Student entries

The Case of Keith Luke (Part 1 of 3: general overview & background)


This continues our series of student reflections and analysis authored by our research team.


The Case of Keith Luke (Part 1 of 3: general overview & background)

Caitlin Marsengill

This journal is the first in a three part series on the case of Keith Luke. The first journal is a general overview and background information on the case. The second journal will be on the prosecution and legal proceedings surrounding the case, and the final journal be an analysis of the case. As a disclaimer this case is particularly egregious as the crimes he committed sexual assault, violent, and racially motivated.

Keith Luke is a neo-nazi and white supremacist from Brockton, Massachusetts. He went on a rampage that killed two people and shot and raped another person.  All three victims of this crime were of Cape Verdean descent and he sought them out because of their race. He premeditated the crimes for months. Other than the racial motivations, he also committed the rape because he said that he had been turned down “100,000 (expletive) times” and he did not want to die a virgin. While he was sexually assaulting the woman, another woman came home and walked in on the act so Luke decided to shoot her. Then he shot the woman he had be raping and then got in his car, cranked the music up, and left. As he was driving down the street he spotted his next victim, who was a 72 year old homeless man pushing a carriage. Luke had bought a gun and over 200 rounds of ammunition. He had planned to end his rampage by shooting and killing bingo players at a synagogue. He was attempting to reload his gun while driving but was having difficulty then the police caught up with him and he attempted to shoot at them and then crashed his vehicle. Luke later said that he regretted shooting at the police officers because they were white.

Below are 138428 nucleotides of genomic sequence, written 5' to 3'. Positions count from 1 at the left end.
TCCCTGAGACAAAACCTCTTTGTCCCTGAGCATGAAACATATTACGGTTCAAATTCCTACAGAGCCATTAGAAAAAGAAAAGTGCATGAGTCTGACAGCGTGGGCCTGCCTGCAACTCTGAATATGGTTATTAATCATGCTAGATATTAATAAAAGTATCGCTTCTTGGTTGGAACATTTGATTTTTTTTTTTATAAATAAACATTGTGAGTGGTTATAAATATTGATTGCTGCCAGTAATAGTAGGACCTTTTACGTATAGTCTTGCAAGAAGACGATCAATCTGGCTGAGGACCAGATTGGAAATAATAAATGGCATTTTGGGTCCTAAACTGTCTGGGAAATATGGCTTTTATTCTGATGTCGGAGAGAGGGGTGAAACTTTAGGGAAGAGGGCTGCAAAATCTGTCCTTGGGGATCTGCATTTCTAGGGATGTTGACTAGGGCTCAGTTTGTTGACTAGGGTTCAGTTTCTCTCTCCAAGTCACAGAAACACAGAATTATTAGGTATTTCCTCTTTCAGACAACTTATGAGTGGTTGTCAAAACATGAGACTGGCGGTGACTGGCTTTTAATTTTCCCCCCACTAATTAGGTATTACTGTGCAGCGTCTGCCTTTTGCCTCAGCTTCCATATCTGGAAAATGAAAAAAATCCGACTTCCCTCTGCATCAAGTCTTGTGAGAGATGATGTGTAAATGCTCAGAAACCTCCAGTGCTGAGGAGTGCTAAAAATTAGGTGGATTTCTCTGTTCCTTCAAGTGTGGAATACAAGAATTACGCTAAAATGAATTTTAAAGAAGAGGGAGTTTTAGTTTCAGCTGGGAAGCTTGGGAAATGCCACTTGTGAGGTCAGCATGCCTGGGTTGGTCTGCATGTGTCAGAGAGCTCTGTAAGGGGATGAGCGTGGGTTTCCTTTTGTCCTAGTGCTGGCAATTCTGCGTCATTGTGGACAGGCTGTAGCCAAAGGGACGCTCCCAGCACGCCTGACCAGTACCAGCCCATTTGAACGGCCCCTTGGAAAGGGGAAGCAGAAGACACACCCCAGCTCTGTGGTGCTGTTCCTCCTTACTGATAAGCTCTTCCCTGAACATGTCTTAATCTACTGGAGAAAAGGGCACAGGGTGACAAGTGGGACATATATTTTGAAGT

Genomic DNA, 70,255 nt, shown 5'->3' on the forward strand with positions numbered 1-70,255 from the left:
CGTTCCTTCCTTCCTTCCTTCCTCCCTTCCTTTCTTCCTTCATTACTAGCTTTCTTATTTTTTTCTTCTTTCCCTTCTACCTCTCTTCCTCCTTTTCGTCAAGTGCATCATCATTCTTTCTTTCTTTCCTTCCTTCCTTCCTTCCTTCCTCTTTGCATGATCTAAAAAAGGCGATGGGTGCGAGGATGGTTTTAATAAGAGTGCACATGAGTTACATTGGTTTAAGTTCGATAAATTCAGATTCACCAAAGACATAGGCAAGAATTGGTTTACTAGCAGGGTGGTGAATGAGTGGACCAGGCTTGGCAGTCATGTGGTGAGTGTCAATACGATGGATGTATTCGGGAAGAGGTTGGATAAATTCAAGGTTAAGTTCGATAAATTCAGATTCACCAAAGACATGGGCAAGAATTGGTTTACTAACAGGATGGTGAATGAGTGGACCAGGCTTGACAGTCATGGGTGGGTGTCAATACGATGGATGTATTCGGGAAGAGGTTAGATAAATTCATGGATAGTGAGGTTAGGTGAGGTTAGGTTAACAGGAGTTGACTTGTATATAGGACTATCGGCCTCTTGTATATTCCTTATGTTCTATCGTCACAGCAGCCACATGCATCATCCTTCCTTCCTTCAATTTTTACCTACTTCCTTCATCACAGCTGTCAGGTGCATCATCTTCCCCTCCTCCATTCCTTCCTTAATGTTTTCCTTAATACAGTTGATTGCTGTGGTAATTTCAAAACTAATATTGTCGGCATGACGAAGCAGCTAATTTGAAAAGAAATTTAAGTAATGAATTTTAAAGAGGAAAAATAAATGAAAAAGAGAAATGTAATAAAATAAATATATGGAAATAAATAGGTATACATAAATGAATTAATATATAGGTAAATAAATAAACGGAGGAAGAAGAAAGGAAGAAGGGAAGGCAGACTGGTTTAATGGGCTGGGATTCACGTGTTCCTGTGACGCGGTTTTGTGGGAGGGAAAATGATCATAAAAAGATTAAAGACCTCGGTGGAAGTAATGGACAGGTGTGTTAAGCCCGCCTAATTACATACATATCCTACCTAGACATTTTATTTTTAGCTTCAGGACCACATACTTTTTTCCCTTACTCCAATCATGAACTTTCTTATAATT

Many details describing the unusual behaviors Luke exhibited throughout his life became evident in his trial from both testimonies as well as actions Luke himself took. These will be discussed more in detail in the next journal entry in the series. Luke was ultimately convicted of killing two people and raping and shooting a third person

Something that was interesting with coding this case is that he wanted to commit the rape so that he did not die a virgin, which initially caused some question as whether or not the case should be included in the project. However, it quickly became evident that this was motivated by his socio-political beliefs and that he had picked the victims due to their race and his hatred towards minorities after reviewing more sources. It was also interesting the varying amount of details different articles gave and it felt like no single article gave the entire story so we had to piece together the whole story from multiple articles that gave different details. Due to this, it constantly felt like we were finding new bits of information and details.

These problems we ran into while coding the case speak to the difficulty of using documentary data sources and how we have to be cautious about the sources used within our research and their credibility, reliability, representativeness, and ethics (Caulfield and Hill, 2014). There is clear bias within the way these articles present the facts, however that worked to our benefit in some of the articles as they went out of their way to include details about his motive, socio-political motive, and his ideological target. As Caulfield and Hill also discuss in their chapter, we can come to trust our sources due to the underlying facts of the case being a commonality in all of the articles and agreeing with other types of documents such as court records that we found.

 

References:

Caulfield, Laura, and Jane Hill. 2014. Criminological Research for Beginners: A Student’s Guide. 1st edition. Abingdon, Oxon: Routledge. [Excerpt: Chapter 10, “Using documentary and secondary data sources”]

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